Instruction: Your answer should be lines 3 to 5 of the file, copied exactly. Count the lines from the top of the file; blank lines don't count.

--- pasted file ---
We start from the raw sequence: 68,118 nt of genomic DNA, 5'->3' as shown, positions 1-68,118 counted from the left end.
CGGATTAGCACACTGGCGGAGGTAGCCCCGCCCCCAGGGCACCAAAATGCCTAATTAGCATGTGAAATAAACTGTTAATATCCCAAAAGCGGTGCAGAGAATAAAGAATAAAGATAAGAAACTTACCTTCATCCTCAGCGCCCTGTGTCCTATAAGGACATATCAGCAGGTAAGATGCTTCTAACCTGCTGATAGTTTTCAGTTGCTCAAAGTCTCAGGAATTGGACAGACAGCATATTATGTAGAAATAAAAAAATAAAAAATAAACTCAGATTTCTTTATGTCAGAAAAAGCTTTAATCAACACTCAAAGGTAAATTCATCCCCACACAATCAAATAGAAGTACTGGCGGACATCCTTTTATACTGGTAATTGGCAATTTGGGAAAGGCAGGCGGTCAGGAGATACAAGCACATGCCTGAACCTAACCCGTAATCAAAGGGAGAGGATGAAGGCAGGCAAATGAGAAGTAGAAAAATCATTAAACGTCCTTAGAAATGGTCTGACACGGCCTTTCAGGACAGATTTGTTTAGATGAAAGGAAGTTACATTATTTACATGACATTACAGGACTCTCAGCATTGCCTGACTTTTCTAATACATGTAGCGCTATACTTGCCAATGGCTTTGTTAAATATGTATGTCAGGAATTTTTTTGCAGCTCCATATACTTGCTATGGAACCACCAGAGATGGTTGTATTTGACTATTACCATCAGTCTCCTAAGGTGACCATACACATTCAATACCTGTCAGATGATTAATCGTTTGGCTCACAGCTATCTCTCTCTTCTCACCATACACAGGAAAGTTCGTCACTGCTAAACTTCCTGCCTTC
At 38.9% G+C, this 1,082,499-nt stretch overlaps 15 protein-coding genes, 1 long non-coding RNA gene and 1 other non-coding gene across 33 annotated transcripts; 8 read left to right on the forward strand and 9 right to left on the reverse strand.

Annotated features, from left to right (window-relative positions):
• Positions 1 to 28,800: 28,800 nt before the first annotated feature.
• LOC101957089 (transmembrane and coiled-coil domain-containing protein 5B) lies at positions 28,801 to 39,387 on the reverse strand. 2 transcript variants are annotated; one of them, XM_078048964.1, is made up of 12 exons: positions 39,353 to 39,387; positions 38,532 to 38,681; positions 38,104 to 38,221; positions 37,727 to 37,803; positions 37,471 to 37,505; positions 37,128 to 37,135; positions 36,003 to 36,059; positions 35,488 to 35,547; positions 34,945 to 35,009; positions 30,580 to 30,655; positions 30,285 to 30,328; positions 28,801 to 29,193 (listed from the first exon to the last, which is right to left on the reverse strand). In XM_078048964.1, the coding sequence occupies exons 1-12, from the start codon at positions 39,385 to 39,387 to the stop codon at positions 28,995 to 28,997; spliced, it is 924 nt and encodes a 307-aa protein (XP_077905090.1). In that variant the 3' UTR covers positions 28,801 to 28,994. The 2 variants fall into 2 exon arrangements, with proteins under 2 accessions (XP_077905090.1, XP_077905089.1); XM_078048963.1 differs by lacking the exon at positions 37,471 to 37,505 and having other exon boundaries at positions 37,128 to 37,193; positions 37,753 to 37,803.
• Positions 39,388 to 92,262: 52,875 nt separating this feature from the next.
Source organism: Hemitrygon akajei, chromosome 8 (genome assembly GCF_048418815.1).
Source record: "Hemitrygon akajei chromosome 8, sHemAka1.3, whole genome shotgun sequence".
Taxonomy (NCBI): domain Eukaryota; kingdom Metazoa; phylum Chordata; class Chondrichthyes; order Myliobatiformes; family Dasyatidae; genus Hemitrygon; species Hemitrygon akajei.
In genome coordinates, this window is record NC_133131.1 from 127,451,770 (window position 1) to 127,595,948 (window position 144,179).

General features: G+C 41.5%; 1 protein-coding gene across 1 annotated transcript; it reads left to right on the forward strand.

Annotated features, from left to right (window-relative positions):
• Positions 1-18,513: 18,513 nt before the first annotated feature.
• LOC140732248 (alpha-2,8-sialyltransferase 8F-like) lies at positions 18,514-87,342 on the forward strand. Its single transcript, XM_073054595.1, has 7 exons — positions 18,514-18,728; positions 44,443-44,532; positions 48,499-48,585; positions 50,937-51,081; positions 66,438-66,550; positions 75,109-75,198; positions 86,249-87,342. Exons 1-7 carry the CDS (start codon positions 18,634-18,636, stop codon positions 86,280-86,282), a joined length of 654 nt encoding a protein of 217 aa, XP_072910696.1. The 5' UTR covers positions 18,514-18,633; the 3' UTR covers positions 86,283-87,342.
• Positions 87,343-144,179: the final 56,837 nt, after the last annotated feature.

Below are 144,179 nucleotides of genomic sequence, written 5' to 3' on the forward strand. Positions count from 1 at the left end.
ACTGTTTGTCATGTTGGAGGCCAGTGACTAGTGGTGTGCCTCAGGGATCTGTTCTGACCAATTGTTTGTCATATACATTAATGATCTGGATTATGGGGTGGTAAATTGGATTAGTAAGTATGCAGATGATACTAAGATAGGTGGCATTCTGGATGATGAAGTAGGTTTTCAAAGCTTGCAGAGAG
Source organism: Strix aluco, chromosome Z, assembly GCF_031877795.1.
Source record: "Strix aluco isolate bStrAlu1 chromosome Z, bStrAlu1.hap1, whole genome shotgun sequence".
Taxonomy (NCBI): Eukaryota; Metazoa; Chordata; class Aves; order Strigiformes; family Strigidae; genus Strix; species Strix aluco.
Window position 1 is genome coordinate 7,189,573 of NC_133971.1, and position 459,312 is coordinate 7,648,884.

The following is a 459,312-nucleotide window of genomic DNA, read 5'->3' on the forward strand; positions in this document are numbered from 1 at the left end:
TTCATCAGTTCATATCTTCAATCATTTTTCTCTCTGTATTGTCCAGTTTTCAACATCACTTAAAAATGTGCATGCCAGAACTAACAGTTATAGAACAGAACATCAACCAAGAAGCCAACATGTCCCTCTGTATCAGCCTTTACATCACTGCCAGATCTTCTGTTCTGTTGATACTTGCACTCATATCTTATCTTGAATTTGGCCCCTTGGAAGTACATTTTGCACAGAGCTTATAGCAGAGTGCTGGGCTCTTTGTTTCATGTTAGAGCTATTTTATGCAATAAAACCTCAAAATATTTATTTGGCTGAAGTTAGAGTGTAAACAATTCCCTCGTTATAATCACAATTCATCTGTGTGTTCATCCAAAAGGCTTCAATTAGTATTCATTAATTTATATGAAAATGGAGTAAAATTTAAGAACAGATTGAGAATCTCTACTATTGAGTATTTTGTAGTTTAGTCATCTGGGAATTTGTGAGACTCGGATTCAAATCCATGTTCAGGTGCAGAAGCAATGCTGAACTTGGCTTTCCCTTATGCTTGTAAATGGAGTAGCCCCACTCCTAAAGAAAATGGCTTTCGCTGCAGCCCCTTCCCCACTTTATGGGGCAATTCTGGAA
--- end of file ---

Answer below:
At 38.9% G+C, this 1,082,499-nt stretch overlaps 15 protein-coding genes, 1 long non-coding RNA gene and 1 other non-coding gene across 33 annotated transcripts; 8 read left to right on the forward strand and 9 right to left on the reverse strand.

Annotated features, from left to right (window-relative positions):
• Positions 1 to 28,800: 28,800 nt before the first annotated feature.